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Old 08-22-2009, 06:32 PM   #1
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Vapor Barrier Question

I am insulating an outbuilding I have. I know that traditionally the vapor barrier goes on the "warm in the winter" side and that is how I am handling all the exterior walls.

However, I have 2 twists on this I need help with:

1. The outbuilding will be divided into 2 halves on the main level and separated by a wall. One side will be a garage and the other a workshop. Both will be heated, but to different temperatures. The garage will be kept at just above freezing (35-40 F or 2-4 C) while the shop will generally be kept around 55 F/12 C when I am not using it and around 65-70 F/18-21F when I am in there or need the extra heat. So which side does the vapor barrier go on?

2. There is also a loft that I want to turn into a "guest house". It is above both the garage and the shop. Most of the time it will be keep it just above freezing so the pipes don't freeze, however when someone is staying there it will be whatever temperature is comfortable for them. Which side does the vapor barrier go on in this case?

These ones have me puzzled. Any help would be great.



Last edited by awhitehouse; 08-22-2009 at 06:46 PM.
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Old 08-22-2009, 09:27 PM   #2
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The idea of a vapor barrier is to keep moisture from penetrating into the insulation, then freezing within the insulation. So traditionally, the barrier goes on the warm side (the house side), so that in winter there will be limited amounts of moisture penetrating into the insulation from the moist air in the house. Similarly for the floor of an attic, the vapor barrier is against the floor, to keep moisture from the house from penetrating into the insulation and freezing.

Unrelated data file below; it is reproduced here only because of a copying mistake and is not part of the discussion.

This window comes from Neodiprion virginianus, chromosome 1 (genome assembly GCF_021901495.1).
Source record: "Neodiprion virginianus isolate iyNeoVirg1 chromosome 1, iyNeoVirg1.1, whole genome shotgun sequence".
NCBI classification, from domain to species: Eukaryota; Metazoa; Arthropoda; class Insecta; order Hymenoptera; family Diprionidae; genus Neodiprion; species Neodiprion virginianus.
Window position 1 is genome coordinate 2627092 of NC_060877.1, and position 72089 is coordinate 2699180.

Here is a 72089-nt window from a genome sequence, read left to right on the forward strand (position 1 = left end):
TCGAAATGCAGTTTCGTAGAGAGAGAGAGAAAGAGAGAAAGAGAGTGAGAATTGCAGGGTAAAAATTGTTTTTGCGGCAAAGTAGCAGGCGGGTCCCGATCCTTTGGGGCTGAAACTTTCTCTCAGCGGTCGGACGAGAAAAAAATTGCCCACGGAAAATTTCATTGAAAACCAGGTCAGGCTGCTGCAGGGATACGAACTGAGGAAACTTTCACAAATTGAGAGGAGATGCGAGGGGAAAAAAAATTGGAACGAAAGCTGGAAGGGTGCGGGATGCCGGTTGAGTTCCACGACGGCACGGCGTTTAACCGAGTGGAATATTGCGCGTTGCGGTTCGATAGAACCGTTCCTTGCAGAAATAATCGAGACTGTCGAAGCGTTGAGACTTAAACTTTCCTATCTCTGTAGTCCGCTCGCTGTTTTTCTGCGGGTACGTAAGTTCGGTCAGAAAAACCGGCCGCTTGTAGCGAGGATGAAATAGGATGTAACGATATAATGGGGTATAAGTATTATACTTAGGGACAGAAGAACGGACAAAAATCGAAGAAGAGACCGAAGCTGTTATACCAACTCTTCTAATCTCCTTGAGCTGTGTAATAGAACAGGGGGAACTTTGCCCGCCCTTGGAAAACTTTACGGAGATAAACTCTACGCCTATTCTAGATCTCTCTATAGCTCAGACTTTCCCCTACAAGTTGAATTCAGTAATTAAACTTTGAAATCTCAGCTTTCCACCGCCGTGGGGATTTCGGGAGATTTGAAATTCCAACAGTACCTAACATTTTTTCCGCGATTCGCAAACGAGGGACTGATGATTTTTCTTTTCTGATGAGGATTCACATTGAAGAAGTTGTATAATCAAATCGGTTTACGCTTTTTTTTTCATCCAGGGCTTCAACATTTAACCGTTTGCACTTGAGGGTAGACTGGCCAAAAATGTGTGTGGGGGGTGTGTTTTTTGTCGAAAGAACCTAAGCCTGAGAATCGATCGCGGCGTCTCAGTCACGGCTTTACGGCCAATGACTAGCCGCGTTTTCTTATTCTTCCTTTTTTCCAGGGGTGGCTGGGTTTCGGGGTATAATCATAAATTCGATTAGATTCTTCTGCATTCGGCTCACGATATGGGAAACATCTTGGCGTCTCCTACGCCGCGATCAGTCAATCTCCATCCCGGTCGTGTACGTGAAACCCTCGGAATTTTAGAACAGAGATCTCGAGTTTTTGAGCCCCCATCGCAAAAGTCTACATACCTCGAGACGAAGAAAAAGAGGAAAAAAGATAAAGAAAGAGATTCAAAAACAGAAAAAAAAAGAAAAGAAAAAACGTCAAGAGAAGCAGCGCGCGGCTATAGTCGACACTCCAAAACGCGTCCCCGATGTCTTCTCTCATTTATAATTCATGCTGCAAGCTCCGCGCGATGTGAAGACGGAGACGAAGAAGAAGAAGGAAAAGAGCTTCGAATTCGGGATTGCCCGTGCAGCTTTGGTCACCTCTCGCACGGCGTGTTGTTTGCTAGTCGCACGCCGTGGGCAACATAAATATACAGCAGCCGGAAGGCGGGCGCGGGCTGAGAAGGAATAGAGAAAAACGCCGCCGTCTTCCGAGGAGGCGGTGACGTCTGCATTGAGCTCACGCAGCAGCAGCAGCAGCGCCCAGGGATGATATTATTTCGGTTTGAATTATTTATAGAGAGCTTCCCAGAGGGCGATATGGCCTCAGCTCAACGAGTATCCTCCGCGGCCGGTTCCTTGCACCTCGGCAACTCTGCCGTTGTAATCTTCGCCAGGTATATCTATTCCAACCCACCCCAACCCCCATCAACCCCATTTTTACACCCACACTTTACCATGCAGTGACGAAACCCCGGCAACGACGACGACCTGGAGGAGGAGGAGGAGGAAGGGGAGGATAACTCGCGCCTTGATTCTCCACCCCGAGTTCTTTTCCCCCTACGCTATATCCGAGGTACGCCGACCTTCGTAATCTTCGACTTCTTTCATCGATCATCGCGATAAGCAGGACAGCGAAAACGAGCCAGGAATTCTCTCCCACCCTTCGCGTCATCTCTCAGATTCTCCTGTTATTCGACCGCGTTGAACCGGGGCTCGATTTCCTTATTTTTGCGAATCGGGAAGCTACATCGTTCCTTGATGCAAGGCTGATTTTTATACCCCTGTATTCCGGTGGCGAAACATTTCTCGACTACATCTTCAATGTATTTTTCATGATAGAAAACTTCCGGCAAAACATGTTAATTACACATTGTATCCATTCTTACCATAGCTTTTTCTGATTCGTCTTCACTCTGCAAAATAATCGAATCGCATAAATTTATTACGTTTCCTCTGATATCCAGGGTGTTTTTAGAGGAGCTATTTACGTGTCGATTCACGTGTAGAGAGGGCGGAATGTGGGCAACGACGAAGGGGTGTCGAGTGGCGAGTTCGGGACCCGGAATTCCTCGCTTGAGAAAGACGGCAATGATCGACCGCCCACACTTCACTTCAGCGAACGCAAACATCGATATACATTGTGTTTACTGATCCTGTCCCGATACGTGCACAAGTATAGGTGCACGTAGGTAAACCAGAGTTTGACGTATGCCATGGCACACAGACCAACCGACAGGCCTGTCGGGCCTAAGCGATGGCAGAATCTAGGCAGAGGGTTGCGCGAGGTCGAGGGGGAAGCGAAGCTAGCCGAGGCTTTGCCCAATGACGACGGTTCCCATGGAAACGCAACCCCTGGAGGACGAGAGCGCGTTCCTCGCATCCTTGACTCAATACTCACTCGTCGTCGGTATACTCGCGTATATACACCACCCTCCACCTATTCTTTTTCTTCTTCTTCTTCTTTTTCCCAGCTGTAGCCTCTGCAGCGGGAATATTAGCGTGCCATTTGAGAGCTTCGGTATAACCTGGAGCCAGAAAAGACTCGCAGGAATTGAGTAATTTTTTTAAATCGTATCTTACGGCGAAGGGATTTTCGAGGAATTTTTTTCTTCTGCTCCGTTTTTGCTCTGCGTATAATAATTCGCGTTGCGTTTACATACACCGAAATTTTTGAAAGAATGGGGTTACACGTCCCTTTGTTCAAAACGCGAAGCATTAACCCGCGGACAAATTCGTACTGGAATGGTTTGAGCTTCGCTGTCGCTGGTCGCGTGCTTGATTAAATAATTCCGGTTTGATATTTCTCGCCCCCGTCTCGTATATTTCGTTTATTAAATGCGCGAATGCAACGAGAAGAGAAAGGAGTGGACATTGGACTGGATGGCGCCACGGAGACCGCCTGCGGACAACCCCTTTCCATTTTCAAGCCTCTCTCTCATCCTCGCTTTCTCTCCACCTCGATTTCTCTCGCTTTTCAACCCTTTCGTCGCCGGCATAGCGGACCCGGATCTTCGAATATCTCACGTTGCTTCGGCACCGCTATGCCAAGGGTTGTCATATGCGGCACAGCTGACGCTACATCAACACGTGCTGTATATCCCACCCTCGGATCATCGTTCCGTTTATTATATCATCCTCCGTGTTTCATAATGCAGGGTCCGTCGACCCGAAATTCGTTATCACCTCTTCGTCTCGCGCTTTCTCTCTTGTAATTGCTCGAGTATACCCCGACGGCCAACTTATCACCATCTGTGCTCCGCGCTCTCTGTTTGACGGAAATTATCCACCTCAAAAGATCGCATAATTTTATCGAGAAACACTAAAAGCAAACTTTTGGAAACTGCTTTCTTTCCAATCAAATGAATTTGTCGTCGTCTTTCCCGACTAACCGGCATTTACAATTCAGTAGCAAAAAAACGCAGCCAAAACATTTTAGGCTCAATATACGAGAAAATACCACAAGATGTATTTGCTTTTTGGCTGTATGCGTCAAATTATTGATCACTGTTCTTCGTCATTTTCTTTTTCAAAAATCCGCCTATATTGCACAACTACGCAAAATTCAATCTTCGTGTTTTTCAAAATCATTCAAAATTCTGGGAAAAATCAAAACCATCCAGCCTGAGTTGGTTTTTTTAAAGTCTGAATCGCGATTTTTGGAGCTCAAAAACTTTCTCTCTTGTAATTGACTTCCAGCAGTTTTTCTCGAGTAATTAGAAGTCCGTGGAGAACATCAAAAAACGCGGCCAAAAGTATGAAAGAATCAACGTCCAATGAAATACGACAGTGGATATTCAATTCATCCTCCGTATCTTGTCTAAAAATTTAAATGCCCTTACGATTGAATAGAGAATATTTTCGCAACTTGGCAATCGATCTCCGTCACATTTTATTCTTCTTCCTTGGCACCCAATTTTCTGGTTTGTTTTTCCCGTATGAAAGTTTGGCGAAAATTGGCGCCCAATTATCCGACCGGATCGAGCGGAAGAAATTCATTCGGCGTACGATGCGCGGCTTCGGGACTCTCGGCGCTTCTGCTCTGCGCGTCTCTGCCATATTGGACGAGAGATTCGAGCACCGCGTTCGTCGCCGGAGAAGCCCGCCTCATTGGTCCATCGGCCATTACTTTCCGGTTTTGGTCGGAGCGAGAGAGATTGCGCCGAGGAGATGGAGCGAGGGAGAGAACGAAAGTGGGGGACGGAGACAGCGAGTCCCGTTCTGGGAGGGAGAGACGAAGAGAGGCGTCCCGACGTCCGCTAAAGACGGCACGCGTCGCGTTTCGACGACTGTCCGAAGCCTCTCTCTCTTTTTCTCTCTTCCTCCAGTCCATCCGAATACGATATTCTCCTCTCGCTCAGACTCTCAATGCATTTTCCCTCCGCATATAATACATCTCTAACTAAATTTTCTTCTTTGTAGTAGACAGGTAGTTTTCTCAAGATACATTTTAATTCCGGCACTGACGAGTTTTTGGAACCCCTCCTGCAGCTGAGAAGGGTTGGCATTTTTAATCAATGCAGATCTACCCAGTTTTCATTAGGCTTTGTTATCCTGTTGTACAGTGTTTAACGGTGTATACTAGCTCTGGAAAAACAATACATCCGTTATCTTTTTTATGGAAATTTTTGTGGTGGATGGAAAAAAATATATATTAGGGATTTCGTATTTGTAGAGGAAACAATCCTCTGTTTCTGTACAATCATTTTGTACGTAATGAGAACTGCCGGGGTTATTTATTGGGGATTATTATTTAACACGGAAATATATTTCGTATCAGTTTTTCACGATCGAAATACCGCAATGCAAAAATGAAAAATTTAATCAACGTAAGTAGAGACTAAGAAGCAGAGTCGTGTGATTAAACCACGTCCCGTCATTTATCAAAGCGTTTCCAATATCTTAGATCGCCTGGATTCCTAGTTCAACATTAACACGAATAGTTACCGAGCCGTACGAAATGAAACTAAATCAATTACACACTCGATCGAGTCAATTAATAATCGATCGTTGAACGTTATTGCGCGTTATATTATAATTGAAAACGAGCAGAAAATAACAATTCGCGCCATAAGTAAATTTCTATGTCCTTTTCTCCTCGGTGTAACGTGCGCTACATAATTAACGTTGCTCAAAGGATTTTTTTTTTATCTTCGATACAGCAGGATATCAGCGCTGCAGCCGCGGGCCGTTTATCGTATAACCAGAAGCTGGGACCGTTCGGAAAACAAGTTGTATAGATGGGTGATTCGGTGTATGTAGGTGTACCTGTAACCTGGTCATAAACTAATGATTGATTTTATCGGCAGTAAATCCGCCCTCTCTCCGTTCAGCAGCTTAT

That said, there is a lot of disagreement about how important vapor barriers are. I just had my 1959 house insulated, it had no insulation in the walls at all, and of course no vapor barrier. The contractor blew in cellulose insulation, and put up no vapor barrier at all. This is standard practice, since installation of a vapor barrier in the case of retrofit is expensive, and according to the cellulose insulation institute, completely unnecessary.

So in your case, the garage presumably will not have any running water in it, so the humidity level should be about the same as outside. Probably no need for a vapor barrier at all. The guest house, if it has running water (i.e. kitchen), should (by tradition) have a vapor barrier on the inside wall. If there is no running water, probably no need for a vapor barrier at all.


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Old 08-22-2009, 09:53 PM   #3
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I would call your local Building Department to find the requirements for your area. If you need to heat the garage, it sounds as if you may have a cold environment. Vapor barriers and insulation will be more strict where you live. Special requirements for garage/house fire separation, bedroom egress (escape), light and ventilation may be required for your minimum safety. With it inspected you will have peace of mind that what you build will be safe for your family and friends.
Be safe, G
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Old 08-28-2009, 06:52 PM   #4
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I actually did call the building department here. The person (who sounded like they were 16) on the other end basically said "good question" and then after a lot of "hmmms" and "ummmms" gave me the answer about going with vapor barrier in the shop side of the wall and on the top of the insulation for the loft.

But the answer didn't give me a lot of confidence in what to do. So I have posted her and a couple other boards. Unfortunately I have gotten answers saying both shop side and garage side and both are convincing arguements (garage side says melting snow and ice and rain water is more moist than the shop so put vapor barrier on that side).

I am leaning towards just using rigid foam insulation between the shop and the garage. Then the issue of the vapor barrier goes away. It is a small enough wall that the extra costs won't break me. However, for insulating the loft, I am still at a loss of what to do.
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